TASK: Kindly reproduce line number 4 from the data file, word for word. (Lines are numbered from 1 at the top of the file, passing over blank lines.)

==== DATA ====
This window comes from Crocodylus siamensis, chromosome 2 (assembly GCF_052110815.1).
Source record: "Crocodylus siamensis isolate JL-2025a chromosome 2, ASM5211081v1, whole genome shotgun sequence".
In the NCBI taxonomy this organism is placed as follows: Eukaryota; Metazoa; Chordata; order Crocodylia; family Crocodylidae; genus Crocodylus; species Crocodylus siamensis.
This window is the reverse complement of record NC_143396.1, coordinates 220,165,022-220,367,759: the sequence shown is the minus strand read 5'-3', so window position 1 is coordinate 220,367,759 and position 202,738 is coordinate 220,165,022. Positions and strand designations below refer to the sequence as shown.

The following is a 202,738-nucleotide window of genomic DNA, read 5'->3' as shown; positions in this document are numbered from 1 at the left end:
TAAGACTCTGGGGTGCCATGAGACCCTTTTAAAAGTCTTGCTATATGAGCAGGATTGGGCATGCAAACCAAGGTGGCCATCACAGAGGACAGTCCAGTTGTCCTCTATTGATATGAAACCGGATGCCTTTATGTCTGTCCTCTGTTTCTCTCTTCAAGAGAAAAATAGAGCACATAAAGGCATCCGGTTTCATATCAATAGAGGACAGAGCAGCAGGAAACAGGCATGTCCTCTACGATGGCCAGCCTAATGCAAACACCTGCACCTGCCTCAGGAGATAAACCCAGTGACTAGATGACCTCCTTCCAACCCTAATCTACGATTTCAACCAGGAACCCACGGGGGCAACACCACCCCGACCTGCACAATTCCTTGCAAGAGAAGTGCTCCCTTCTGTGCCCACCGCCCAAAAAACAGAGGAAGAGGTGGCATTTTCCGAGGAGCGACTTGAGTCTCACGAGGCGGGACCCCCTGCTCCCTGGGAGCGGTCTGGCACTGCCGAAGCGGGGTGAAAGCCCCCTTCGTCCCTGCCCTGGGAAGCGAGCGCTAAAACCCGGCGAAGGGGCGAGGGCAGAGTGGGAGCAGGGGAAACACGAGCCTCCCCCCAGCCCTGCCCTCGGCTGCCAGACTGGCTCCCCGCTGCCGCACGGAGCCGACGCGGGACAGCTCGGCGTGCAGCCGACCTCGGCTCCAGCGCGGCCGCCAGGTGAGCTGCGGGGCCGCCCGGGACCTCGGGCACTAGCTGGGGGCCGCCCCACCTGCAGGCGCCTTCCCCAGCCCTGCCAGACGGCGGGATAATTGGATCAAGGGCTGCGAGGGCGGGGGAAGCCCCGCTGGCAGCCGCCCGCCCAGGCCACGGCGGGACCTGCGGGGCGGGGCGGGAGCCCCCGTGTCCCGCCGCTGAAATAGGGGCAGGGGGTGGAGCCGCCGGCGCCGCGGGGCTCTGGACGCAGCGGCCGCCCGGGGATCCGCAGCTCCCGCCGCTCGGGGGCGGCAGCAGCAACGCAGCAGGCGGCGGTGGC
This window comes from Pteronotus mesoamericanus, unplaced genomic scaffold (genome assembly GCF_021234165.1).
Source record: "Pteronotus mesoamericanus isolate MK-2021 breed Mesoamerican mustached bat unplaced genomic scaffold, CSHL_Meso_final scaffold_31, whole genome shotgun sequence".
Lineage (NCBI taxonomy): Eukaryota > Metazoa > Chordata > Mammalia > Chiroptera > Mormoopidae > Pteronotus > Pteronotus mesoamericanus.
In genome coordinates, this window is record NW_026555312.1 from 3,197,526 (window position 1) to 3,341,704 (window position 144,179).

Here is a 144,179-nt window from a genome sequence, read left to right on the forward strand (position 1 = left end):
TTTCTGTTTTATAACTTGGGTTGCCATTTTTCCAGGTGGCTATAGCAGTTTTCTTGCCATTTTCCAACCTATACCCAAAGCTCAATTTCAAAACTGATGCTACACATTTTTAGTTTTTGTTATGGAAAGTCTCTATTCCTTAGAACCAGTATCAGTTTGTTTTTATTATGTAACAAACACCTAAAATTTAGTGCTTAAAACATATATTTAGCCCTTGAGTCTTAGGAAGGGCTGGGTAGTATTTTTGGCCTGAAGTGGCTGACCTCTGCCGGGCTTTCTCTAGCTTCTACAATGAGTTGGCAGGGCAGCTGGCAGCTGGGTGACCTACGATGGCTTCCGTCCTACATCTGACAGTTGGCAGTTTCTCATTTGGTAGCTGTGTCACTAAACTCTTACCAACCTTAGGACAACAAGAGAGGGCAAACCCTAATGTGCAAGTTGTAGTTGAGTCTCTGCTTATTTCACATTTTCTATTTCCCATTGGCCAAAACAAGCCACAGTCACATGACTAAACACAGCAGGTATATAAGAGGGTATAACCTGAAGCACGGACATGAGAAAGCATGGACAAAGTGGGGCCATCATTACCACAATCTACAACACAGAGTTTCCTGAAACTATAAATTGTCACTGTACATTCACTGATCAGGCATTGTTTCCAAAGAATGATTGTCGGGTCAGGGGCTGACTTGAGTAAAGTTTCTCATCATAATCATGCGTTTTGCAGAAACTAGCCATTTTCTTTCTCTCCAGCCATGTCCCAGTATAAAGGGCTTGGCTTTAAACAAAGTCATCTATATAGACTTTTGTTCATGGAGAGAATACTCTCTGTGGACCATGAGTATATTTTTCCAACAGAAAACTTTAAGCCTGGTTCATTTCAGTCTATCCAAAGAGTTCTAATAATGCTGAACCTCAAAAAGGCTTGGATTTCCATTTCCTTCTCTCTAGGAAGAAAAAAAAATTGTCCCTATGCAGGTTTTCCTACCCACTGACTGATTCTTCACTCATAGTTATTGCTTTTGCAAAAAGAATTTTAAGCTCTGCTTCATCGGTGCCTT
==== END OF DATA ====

This window is the reverse complement of record NC_143396.1, coordinates 220,165,022-220,367,759: the sequence shown is the minus strand read 5'-3', so window position 1 is coordinate 220,367,759 and position 202,738 is coordinate 220,165,022. Positions and strand designations below refer to the sequence as shown.